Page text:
from the chicks who brought you

dr juuni

all your period questions answered (including the embarrassing ones).

How to dispose of your period prods: a flush-free guide

It’s alarming to think that around 15 per cent of all Aussie women flush their tampons down the dunny. (Although not as alarming as the UK, where it’s more like 50 per cent.) Unlike toilet paper, which is designed to break down in water, tampons are designed to do the opposite, and absorb more water. Not only is there a risk that flushed tampons or pads will block your drains and cause a flood in your house or garden (nice), they aren’t always filtered out by the waste treatment plants, and can end up in our rivers and oceans (also nice).

So here’s the Juuni guide to getting rid of your tampons and pads - and their packaging – in a way that works for you AND the environment.

But first, a digression. In case you were wondering, all tampons sold in Australia have to comply with the Therapeutic Goods Association (TGA)’s Standards for Tampons TGO 103. That cites that for hygiene and safety reasons, ‘each individual tampon must be enclosed in a closed unit pack capable of maintaining the quality of the product until it is opened by the consumer’. Each unit then needs to be contained within a ‘Primary Pack’. So that’s why we have the amount of packaging we do. Juuni tampons are packaged with hygiene, safety and legal requirements in mind. But we also consider sustainability to the absolute extent that we can.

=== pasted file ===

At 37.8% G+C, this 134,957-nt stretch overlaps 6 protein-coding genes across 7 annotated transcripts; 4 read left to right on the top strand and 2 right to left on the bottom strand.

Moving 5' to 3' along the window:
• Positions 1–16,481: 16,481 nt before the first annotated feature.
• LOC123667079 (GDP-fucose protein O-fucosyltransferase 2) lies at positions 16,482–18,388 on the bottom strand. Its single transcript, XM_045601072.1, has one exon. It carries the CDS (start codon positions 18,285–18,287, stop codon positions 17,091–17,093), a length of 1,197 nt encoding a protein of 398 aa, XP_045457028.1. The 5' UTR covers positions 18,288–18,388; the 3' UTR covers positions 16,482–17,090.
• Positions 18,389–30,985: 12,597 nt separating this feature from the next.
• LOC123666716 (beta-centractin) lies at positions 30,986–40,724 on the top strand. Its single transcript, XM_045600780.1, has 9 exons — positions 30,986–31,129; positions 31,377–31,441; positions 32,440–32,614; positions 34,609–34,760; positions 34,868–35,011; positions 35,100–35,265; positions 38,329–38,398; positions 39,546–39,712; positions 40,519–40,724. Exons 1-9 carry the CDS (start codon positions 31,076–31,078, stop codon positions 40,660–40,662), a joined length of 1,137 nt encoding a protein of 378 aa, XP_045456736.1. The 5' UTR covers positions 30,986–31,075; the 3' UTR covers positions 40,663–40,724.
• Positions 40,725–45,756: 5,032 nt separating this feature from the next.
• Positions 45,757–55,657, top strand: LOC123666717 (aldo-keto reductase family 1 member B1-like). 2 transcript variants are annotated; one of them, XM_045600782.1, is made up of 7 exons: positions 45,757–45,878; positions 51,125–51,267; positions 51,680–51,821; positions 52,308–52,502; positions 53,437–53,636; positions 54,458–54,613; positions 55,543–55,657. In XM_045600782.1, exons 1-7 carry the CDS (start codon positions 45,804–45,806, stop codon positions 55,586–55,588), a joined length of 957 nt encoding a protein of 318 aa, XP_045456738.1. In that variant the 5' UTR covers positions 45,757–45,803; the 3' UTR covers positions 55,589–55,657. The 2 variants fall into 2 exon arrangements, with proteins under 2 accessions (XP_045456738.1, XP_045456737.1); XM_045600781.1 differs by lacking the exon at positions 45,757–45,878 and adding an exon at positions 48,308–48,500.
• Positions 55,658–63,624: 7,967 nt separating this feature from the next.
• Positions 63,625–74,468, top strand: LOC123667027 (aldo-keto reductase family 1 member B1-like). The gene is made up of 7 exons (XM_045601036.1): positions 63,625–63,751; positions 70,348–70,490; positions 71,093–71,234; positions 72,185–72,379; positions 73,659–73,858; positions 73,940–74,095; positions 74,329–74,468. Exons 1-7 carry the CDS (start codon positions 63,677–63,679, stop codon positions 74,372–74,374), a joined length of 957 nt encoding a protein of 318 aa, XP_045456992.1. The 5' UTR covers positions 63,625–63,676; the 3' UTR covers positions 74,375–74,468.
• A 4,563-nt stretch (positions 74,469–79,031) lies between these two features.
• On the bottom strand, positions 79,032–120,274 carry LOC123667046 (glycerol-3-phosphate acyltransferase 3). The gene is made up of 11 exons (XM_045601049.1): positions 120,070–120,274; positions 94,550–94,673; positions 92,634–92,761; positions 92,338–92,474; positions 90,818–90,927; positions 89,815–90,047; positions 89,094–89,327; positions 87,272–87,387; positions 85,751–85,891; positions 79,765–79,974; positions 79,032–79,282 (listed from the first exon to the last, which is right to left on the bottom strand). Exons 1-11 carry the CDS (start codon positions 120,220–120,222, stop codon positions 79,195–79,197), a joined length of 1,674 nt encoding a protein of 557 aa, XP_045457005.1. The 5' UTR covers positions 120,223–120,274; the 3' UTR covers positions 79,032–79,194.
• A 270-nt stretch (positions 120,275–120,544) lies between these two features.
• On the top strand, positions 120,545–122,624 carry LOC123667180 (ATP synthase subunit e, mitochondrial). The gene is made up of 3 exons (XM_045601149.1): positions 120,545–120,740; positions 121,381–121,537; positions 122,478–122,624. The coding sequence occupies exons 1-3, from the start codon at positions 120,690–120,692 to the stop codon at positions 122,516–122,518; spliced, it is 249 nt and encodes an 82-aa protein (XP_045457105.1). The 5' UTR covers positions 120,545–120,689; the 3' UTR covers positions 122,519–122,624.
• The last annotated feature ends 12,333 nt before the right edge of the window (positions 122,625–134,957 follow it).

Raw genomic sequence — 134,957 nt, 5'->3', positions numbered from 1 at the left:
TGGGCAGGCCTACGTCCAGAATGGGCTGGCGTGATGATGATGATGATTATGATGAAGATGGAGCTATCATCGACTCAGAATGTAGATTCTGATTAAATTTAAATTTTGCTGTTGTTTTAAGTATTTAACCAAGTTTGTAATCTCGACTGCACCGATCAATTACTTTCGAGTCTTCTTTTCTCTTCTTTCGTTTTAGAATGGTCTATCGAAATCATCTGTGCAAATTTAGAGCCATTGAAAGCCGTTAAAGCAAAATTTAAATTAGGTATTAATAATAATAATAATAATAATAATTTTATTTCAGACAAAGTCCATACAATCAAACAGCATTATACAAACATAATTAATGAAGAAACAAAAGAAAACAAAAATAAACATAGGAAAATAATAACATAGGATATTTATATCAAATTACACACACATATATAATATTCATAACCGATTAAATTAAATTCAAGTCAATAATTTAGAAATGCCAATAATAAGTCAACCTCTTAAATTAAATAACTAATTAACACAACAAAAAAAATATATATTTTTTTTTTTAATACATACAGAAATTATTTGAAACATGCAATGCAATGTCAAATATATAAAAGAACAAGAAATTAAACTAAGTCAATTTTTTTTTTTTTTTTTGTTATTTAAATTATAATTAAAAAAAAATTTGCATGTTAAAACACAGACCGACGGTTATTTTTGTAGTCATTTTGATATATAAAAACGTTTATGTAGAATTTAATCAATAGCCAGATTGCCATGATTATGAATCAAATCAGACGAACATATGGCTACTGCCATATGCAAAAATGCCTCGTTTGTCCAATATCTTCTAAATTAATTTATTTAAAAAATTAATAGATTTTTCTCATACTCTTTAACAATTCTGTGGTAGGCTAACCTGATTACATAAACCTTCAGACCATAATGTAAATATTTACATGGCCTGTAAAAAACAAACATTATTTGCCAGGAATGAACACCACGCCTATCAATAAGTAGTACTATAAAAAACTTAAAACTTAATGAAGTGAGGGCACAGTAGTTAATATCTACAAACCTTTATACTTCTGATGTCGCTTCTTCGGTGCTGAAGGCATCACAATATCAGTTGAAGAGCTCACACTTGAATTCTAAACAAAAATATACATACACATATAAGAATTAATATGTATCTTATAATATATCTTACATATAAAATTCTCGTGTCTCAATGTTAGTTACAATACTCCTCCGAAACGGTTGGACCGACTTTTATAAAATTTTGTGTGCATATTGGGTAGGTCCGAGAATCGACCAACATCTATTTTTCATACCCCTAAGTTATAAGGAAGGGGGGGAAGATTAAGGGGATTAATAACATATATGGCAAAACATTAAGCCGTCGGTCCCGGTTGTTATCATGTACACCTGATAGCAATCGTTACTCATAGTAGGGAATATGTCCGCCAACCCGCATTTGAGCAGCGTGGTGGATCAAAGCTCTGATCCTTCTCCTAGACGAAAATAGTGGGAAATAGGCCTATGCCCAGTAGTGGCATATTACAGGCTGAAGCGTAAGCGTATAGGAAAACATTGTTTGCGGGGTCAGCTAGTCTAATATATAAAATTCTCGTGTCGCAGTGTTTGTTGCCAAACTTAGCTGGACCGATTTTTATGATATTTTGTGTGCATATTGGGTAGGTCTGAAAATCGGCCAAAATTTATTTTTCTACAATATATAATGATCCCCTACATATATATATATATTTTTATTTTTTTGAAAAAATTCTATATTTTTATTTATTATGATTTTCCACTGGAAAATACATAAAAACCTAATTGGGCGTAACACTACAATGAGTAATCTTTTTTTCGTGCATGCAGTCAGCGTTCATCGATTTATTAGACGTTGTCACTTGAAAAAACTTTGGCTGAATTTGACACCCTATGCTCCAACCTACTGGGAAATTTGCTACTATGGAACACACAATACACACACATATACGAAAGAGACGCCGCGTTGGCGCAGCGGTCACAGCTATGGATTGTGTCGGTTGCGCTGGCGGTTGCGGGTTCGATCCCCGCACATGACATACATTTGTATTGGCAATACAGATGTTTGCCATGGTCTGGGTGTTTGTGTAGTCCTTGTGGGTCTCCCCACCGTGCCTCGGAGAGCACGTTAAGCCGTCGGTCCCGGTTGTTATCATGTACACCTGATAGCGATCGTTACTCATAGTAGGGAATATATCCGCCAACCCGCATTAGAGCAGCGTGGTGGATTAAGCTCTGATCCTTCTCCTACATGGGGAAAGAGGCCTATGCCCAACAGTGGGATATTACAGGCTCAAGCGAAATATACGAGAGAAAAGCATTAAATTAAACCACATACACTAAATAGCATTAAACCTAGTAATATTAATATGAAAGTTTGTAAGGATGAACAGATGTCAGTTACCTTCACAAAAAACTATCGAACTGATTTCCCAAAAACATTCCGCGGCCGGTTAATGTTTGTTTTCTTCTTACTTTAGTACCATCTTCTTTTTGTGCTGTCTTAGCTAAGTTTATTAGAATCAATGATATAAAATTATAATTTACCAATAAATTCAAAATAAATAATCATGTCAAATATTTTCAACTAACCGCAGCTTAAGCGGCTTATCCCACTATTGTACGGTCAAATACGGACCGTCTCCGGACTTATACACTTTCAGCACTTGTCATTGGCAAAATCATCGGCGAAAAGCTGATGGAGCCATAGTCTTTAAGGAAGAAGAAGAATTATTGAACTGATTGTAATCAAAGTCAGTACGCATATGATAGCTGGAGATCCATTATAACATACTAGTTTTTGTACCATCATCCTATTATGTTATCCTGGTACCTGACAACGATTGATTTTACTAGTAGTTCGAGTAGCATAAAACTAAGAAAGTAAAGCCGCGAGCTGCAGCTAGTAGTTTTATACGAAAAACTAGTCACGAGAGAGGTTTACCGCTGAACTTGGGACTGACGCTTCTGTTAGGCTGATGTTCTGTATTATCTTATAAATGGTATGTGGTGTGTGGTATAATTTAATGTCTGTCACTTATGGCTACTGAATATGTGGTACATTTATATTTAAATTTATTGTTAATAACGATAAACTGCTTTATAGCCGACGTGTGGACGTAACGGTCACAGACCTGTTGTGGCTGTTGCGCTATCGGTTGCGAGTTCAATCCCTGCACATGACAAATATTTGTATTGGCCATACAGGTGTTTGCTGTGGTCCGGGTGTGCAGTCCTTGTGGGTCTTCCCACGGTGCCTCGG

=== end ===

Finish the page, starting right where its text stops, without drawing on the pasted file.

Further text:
1. Choose eco friendly Organic cotton tampons and pads like Juuni are produced with the planet in mind. While non-organic tampons contain plastic, ours are biodegradable, meaning they will break down in landfill in just a few months. You can also chuck them in the composter, if you have one.

2. Use the bin next to the toilet Yep, that’s what it’s there for. If you aren’t in the comfort of your own bathroom, wrap the used tampon or pad in toilet paper in tissue and pop it in the nearest sanitary bin.

3. Recycle the box If you buy tampons like Juuni that come in cardboard boxes, you can recycle them guilt free. There’s no extra layer of plastic, so just open the yellow lid and in it goes.

4. Don’t buy tampons with plastic applicators Single-use plastics are a big no no, and nothing says ‘single use’ quite like a tampon applicator. You can read more about their negative impact on the environment here. Some brands come with cardboard applicators, which are the better option. Luckily, most Aussie women don’t use them anyway, which is why Juuni tampons are applicator – and plastic – free.

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